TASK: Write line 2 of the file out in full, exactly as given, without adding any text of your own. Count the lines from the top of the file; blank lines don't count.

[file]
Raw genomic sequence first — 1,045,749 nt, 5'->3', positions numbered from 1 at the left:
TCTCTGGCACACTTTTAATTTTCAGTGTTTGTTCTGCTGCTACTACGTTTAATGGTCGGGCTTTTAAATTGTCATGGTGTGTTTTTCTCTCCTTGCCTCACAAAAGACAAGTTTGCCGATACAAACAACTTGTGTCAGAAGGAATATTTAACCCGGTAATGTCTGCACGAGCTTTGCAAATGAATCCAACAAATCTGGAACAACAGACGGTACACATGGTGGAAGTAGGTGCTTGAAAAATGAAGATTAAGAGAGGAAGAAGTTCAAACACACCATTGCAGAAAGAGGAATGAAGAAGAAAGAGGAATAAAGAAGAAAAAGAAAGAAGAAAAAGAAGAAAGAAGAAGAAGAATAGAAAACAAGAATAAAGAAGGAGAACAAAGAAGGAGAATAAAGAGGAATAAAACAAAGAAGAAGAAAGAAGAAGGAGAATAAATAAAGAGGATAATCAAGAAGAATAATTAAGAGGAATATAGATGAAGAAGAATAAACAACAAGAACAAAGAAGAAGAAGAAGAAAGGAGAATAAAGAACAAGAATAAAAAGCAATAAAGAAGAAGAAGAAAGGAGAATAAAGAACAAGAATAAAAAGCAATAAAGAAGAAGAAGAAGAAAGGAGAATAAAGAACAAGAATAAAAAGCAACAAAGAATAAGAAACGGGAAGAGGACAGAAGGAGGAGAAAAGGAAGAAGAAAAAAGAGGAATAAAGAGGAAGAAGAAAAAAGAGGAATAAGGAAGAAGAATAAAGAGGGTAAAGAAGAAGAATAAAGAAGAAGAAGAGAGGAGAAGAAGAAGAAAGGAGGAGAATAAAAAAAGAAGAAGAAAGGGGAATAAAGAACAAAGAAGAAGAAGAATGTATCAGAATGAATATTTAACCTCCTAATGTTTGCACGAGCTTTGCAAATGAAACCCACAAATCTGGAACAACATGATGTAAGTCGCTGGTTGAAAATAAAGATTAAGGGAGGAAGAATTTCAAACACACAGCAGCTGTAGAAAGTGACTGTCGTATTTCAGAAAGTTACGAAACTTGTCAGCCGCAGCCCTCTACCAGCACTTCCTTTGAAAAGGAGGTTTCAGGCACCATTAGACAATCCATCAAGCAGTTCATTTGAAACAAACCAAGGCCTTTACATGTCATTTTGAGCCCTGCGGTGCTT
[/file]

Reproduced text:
TCTCTGGCACACTTTTAATTTTCAGTGTTTGTTCTGCTGCTACTACGTTTAATGGTCGGGCTTTTAAATTGTCATGGTGTGTTTTTCTCTCCTTGCCTCACAAAAGACAAGTTTGCCGATACAAACAACTTGTGTCAGAAGGAATATTTAACCCGGTAATGTCTGCACGAGCTTTGCAAATGAATCCAACAAATCTGGAACAACAGACGGTACACATGGTGGAAGTAGGTGCTTGAAAAATGAAGATTAAGAGAGGAAGAAGTTCAAACACACCATTGCAGAAAGAGGAATGAAGAAGAAAGAGGAATAAAGAAGAAAAAGAAAGAAGAAAAAGAAGAAAGAAGAAGAAGAATAGAAAACAAGAATAAAGAAGGAGAACAAAGAAGGAGAATAAAGAGGAATAAAACAAAGAAGAAGAAAGAAGAAGGAGAATAAATAAAGAGGATAATCAAGAAGAATAATTAAGAGGAATATAGATGAAGAAGAATAAACAACAAGAACAAAGAAGAAGAAGAAGAAAGGAGAATAAAGAACAAGAATAAAAAGCAATAAAGAAGAAGAAGAAAGGAGAATAAAGAACAAGAATAAAAAGCAATAAAGAAGAAGAAGAAGAAAGGAGAATAAAGAACAAGAATAAAAAGCAACAAAGAATAAGAAACGGGAAGAGGACAGAAGGAGGAGAAAAGGAAGAAGAAAAAAGAGGAATAAAGAGGAAGAAGAAAAAAGAGGAATAAGGAAGAAGAATAAAGAGGGTAAAGAAGAAGAATAAAGAAGAAGAAGAGAGGAGAAGAAGAAGAAAGGAGGAGAATAAAAAAAGAAGAAGAAAGGGGAATAAAGAACAAAGAAGAAGAAGAATGTATCAGAATGAATATTTAACCTCCTAATGTTTGCACGAGCTTTGCAAATGAAACCCACAAATCTGGAACAACATGATGTAAGTCGCTGGTTGAAAATAAAGATTAAGGGAGGAAGAATTTCAAACACACAGCAGCTGTAGAAAGTGACTGTCGTATTTCAGAAAGTTACGAAACTTGTCAGCCGCAGCCCTCTACCAGCACTTCCTTTGAAAAGGAGGTTTCAGGCACCATTAGACAATCCATCAAGCAGTTCATTTGAAACAAACCAAGGCCTTTACATGTCATTTTGAGCCCTGCGGTGCTT